I’m sittin’ in the railway station

Got a ticket to my destination

On a tour of one-night stands

My suitcase and guitar in hand

And every stop is neatly planned

For a poet and a one-man band.

As Paul’s voice soared and echoed, Jack watched his hands work smoothly over the fretboard and recognized the chord pattern right away.  He closed his eyes and listened, moving his fingers up and down the strings, his bow ready.  As Paul got to the chorus, Jack began to see the notes scroll before his mind’s eye, and his bow began to move and sing out a compliment to the guitar.

They played together as if they’d been partners for years and a dozen people stopped to listen, delaying their travels for a moment.  As Paul struck the final chord, their patrons clapped enthusiastically.  Jack’s face was beaming as Paul prompted him to get up and take a bow before the people drifted off with a few kind words. Jack was startled to discover some loose change and a couple of dollar bills sitting in the open cello case that he had quickly set aside.

He showed the money to Paul, and Paul clapped him on the shoulder.  “Good for you, boy!  You are a card-carrying member of the league of struggling musicians as of today,” causing Jack to laugh self-consciously.

They packed up their instruments as a mechanical voice began an announcement for the imminent departure of the train to Boston.

“Let’s go, Paul, that’s us,” called Jack.  “Maybe we can play some more on the train, or we can practice talking some more. We’ve got four hours…” his voice drifted off as he saw Paul sit down staring at his ticket.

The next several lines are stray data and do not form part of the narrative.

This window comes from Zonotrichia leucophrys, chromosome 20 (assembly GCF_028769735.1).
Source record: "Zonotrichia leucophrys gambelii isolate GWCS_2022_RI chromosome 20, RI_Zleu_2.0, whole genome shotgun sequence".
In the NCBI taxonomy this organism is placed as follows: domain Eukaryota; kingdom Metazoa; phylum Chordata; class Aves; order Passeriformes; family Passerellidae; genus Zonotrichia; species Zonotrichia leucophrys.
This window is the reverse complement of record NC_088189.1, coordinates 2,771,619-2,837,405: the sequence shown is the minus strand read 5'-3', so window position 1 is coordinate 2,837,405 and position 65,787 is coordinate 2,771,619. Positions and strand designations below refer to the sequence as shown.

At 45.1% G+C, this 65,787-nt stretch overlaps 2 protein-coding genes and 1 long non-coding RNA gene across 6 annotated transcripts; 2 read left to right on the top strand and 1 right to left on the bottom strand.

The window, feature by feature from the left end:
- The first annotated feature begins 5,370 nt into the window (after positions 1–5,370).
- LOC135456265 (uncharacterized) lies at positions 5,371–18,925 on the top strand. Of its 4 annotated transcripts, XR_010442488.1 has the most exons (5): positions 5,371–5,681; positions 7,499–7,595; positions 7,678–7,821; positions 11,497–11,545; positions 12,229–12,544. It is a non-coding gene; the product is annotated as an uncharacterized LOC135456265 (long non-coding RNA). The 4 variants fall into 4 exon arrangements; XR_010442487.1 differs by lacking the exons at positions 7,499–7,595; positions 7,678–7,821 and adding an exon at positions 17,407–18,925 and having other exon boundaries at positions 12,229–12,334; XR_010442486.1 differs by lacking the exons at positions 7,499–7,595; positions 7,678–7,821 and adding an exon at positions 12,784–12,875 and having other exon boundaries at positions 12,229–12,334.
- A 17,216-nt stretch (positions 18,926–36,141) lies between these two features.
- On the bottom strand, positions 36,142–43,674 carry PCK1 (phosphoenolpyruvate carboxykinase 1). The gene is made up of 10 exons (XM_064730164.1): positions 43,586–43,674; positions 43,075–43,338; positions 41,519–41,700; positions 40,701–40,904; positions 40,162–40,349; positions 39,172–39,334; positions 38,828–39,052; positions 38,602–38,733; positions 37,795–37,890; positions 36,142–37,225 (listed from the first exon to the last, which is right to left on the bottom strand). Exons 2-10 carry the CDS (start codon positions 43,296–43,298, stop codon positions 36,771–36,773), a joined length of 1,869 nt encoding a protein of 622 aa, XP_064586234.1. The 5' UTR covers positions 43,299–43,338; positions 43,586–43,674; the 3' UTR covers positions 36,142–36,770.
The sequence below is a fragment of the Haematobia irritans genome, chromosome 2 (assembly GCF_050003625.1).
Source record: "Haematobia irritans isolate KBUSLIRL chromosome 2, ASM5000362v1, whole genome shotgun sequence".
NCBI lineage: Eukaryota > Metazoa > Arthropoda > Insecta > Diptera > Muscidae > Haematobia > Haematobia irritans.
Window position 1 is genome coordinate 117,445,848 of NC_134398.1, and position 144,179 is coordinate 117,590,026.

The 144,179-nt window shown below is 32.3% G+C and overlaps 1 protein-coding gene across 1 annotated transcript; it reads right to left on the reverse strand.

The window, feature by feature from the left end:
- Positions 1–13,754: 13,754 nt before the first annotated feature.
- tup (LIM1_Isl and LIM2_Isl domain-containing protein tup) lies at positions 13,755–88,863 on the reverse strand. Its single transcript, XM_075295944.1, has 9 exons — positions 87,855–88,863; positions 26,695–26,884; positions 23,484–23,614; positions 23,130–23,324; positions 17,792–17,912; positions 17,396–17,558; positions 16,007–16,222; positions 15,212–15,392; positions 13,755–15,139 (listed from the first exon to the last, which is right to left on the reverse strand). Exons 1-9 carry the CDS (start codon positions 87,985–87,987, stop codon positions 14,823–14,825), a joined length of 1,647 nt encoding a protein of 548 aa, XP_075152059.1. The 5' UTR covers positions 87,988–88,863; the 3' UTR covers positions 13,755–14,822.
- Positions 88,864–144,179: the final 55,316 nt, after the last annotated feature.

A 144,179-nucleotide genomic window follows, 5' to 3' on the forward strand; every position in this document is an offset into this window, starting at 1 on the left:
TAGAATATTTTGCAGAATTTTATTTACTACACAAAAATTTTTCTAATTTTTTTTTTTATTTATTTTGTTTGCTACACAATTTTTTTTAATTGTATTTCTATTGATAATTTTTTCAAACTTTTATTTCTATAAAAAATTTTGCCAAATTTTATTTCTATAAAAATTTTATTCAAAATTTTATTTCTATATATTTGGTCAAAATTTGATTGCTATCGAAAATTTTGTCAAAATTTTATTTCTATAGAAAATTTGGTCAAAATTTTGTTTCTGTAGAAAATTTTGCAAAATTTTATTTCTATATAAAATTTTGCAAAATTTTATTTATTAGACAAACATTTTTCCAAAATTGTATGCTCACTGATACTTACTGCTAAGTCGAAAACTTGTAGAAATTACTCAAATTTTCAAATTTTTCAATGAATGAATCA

“No, Jack, you go on now.” He looked up at the young man’s face, flush with hope and excitement.  “I think I’ll cash this in and see what kind of connection I can make to get me back home to Arizona.”

“But what about your shows in Boston?  I’d come to see you if they’ll let me in.”

“And I’d play some more Fucking Simon and Garfunkel for you. You and the ten other drinkers who might or might not show up.  No, playing with you in a place like this—it just doesn’t get any better.  If I’m really done, this is the moment that I want to remember—playing for free in a big old train station with someone like you. You go on to Boston now, Jackson. You’re going to be a fine musician.”

“You really think so, Jack?”

Paul smiled, any sadness he’d been feeling gone now.  “I am.” He looked around the bustling station. “This was one hell of a place to pull off an audition, and you passed with flying colors.”

“You sure you want this to be your last show?”

“Hell, no, not sure about anything.  But this would be one amazing way to end my musical story.  Now, get on to your train, my friend.  You’ve got a school and a whole lot of music waiting for you.”

Jack hesitated as if there was more he wanted to say, but he couldn’t find a way to put it into words. Paul helped him with his bags, his cello, and they shook hands. He watched the young man make his way into the throng of people headed on to Boston.

Paul sat back down on the bench, pulled out his phone and punched in Sarah’s phone number hoping she’d pick up.  He listened to the phone begin to ring and hoped he hadn’t burned his final bridge with her.  He was anxious to tell her he was coming home.